photo: Gustavo Madico
Catches your eye doesn’t it? It certainly did mine when I first saw it. But all is not clean and renewable in China (yet): Those 31 GW of coal power plants that are going to be closed are not being replaced with renewable energy, or even natural gas-fired plants. They’re being replaced with newer coal-fired power plants. Smaller power plants are being consolidated into larger, more efficient ones:The plan calls builds on the 13 GW set to close in 2009 and adds 10GW in 2010, and a further 8GW in 2011. These older power plants will be replaced with newer plants having a combined capacity of 50 GW.
How Long Can Efficiency Improvements Keep Emissions Down?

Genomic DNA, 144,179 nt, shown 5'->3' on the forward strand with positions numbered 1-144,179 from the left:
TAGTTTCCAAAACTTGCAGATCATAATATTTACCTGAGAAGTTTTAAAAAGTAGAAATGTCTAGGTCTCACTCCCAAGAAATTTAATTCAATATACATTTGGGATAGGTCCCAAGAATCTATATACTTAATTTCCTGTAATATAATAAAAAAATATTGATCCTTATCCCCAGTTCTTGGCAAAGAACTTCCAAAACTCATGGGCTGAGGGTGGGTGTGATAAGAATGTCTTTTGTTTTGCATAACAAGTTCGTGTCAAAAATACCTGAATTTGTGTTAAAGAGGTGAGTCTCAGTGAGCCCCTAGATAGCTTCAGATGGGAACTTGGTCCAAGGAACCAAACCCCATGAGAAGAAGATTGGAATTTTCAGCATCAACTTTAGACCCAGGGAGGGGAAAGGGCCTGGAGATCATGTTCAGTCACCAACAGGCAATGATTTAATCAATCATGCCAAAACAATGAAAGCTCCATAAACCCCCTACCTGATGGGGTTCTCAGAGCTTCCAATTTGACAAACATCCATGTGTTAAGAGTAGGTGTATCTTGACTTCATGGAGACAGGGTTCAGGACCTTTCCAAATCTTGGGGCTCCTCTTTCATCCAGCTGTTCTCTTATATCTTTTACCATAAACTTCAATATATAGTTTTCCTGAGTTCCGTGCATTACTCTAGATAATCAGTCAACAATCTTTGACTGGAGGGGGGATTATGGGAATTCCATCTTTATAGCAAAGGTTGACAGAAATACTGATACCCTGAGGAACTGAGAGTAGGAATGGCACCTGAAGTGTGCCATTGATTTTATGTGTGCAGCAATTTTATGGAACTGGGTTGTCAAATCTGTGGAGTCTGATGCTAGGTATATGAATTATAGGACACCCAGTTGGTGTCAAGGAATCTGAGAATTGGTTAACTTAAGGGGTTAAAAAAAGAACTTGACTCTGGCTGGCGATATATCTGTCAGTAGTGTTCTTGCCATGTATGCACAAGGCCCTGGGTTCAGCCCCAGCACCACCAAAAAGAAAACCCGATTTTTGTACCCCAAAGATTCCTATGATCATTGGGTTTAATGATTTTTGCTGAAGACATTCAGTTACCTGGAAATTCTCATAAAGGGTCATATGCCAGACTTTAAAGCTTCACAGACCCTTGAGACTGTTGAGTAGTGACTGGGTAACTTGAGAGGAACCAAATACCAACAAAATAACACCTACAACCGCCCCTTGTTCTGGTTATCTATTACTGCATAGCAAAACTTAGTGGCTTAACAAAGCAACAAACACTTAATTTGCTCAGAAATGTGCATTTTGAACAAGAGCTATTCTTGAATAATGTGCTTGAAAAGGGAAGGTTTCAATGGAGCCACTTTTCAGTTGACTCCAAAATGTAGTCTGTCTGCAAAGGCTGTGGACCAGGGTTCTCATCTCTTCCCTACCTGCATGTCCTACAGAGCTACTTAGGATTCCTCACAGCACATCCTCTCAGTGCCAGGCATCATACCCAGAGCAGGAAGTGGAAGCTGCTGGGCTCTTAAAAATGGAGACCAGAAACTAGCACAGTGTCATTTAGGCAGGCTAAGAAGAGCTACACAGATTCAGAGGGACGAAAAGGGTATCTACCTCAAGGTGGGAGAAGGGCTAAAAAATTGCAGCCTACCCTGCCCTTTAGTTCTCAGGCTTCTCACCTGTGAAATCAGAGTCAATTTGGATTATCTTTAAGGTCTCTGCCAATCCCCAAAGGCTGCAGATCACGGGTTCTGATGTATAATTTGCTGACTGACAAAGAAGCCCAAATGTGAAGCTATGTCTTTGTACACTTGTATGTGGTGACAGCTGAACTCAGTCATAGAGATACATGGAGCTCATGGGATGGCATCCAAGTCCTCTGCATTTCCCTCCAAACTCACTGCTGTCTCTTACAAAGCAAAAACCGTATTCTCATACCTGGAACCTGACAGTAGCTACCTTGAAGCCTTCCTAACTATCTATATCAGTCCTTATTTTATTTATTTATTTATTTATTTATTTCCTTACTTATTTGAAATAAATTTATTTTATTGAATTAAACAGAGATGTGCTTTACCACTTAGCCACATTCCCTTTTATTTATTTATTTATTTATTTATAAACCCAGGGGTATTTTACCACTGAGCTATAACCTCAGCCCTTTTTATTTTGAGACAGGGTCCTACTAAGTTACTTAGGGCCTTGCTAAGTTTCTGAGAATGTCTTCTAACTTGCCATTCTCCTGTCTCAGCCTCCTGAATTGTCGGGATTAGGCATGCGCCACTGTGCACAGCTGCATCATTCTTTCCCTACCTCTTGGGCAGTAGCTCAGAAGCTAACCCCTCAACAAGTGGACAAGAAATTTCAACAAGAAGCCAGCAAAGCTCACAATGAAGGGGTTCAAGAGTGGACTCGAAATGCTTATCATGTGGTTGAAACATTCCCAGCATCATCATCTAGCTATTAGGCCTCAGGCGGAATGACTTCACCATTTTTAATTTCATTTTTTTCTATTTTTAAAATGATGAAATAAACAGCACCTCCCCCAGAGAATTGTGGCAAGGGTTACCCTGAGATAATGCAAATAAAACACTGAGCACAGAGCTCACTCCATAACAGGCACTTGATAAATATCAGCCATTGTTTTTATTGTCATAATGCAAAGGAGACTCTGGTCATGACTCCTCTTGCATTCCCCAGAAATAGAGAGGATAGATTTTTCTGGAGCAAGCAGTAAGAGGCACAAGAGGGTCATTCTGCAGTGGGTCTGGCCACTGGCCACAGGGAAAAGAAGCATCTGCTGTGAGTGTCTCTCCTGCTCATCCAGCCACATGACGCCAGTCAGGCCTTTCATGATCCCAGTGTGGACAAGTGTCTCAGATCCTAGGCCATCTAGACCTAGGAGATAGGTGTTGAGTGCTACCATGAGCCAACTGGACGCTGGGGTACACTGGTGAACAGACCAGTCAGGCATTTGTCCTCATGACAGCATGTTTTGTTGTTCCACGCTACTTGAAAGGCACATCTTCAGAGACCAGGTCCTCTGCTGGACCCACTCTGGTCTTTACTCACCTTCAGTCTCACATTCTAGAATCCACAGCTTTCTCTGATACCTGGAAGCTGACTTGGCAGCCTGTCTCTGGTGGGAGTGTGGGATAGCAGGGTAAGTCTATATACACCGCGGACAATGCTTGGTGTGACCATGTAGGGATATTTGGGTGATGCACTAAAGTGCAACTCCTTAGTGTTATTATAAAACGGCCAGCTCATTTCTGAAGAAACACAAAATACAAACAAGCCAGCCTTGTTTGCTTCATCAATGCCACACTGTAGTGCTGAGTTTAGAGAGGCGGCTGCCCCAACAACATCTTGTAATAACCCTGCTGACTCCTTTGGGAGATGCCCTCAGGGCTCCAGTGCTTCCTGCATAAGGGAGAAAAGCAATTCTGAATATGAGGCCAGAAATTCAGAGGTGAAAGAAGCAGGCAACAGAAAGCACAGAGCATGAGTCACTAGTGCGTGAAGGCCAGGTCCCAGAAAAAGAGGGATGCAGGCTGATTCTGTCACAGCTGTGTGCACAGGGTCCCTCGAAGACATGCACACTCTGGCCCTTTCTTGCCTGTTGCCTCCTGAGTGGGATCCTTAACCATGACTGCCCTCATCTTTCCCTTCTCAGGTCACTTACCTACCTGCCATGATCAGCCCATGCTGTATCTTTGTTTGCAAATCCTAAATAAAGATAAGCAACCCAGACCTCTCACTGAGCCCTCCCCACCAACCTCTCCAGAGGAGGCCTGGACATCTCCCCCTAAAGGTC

Though I am inclined to call this a step forward and a step back, emissions are likely to go down slightly by replacing the older plants with newer ones. Cleantech points out that in 2005 China’s coal plants used on average 370 grams of coal per kilowatt-hour. But by using newer technology this was reduced to 349 grams per kilowatt-hour in 2008, with some plants using 283 grams of coal.
That sounds like a good thing, but at the rate at which additional capacity is being brought online how long can efficiency improvements really keep emissions from rising?
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